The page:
After the war, Rav Gelley returned to this hometown in Czechoslovakia. At age 13, his widowed mother had no way of procuring tefillin for him in the immediate aftermath of the Holocaust. Destitute, she didn’t know what to do. They dug near the home where the sofer had once lived before he, too, had been deported and they found an old pair of abandoned tefillin. Those became his bar mitzvah tefillin. His bar mitzvah seudah consisted of a few apples that his mother had managed to buy.
His travails didn’t end there. He joined the reopened Nitra Yeshiva and resumed the life of a child, making some friends and starting to learn. Then, when Rav Michoel Ber Weissmandl managed to procure visas to move the entire yeshiva to America, for some inexplicable reason his visa never came. He had no choice but to remain all alone in Czechoslovakia without friends, without a yeshiva, without anything. He felt so lonely and broken, but he still soldiered on. Eventually, he got papers to travel to England, while his mother and surviving siblings ended up moving to Australia. Again, this young teen was faced with a decision: Should he remain in England without any family so that he could learn Torah in a yeshiva or should he join his family in Melbourne? He agonized, but then decided that Torah is paramount.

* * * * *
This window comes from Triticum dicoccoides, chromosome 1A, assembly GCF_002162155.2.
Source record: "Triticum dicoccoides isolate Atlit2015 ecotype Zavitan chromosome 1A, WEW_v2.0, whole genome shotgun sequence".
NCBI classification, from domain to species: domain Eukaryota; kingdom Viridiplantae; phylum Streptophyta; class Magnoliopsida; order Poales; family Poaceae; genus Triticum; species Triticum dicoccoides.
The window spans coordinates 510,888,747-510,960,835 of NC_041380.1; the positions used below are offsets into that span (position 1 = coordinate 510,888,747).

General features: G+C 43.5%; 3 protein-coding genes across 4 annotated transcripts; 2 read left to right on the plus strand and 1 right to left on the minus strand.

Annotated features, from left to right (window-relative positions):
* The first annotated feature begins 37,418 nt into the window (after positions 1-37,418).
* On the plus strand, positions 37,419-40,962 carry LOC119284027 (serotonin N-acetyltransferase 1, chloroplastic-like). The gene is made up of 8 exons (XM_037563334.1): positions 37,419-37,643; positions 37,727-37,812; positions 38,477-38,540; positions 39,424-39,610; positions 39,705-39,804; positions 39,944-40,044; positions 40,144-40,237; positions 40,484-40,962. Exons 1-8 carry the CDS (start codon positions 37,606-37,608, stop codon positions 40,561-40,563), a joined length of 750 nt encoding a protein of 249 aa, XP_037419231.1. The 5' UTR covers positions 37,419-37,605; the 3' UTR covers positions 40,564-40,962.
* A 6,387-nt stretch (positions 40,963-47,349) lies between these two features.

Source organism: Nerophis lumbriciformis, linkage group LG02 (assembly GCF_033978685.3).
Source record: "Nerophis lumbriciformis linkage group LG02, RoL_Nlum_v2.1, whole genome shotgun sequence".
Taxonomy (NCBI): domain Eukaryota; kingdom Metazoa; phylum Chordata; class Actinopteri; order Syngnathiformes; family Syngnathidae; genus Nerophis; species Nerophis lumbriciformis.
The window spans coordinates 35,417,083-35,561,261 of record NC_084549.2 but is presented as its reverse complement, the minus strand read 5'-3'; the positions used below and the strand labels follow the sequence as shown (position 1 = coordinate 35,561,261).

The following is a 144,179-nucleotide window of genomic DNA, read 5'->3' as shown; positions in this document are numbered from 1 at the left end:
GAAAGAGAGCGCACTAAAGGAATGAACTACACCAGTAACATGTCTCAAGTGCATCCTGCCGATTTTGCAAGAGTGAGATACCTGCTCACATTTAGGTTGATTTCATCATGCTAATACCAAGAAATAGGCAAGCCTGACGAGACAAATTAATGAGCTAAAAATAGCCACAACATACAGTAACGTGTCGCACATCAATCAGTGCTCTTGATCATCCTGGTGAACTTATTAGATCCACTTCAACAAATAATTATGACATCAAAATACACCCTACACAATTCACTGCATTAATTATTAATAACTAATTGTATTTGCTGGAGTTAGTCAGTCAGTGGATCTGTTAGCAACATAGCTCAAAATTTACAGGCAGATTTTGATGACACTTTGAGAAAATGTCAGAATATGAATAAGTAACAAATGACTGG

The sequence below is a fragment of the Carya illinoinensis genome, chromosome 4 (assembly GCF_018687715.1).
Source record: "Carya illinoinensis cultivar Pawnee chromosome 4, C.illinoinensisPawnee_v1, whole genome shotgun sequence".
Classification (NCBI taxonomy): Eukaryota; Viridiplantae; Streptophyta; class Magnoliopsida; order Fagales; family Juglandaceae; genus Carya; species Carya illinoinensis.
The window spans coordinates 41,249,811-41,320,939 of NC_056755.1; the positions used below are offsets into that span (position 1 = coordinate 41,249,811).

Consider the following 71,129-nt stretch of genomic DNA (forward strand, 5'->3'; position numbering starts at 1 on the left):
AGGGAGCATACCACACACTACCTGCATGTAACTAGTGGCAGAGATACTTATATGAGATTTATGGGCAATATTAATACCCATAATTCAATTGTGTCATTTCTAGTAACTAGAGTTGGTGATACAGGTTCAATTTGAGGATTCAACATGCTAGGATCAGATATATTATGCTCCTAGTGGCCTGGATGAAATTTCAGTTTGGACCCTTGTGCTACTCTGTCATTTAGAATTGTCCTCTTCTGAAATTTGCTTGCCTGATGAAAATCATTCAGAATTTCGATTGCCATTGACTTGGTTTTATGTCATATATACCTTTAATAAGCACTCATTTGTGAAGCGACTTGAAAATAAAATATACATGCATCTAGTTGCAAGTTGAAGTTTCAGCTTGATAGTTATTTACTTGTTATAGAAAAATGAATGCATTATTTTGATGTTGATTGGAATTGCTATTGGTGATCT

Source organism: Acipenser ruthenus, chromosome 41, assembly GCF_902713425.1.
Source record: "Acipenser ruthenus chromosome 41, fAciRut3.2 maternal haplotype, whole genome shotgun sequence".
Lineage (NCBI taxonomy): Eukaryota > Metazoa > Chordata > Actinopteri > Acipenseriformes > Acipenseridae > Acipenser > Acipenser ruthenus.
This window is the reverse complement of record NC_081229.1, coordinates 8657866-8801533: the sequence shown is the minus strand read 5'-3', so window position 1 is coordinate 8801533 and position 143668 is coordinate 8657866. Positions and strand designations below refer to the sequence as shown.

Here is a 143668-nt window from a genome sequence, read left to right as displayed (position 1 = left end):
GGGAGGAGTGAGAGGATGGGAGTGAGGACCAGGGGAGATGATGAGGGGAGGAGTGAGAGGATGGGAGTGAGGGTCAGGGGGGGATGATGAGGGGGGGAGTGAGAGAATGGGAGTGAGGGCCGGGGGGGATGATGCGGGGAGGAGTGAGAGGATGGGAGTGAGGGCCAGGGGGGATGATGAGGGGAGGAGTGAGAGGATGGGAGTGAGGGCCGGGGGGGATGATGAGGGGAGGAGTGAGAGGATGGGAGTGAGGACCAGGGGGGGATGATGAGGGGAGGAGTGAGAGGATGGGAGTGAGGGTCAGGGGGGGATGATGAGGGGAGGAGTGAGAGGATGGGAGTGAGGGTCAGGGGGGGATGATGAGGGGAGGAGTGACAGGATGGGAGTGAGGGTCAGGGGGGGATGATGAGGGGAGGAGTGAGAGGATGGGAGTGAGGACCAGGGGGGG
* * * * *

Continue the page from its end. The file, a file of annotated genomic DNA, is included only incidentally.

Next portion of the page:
Can we even contemplate the gevuras hanefesh of this young survivor who lived among us until last week?
How Much We Owe Them
These unassuming, seemingly simple Jews whom we all knew, most of whom are today in the Olam Ha’emes, were not and are not at all simple. Rather, they were and are men and women of almost indescribable spiritual and emotional strength. These Jews persevered against all odds, successfully transmitting or actually transplanting much of the mesorah and flavor of prewar Europe to the soil of a country and a culture so radically different from theirs.
The vibrant Jewish life that exists today in Jewish centers the world over was, by and large, built by them and stands as the greatest tribute to their superhuman efforts.
Pesach Sheini is a good opportunity to step back and contemplate the beautiful spiritual edifices that these survivors spearheaded and take a moment to think about what they did for us and the extent of the hakoras hatov that we owe them.
As much as we value them in concept, most of us have never taken the time to think about how much they did for us and how, if not for them, our beautiful communities and mosdos of Torah and chesed would not have been built without them.
Nothing Stands in the Way of True Desire
There is one more lesson that I think we can learn from Pesach Sheini and the survivors: With ironclad ratzon, with a true desire to succeed regardless of what obstacles are placed in our path, we can all merit a second chance, even when the odds seem stacked against us. The main thing is to never give up and to never make peace with a situation until it is rectified.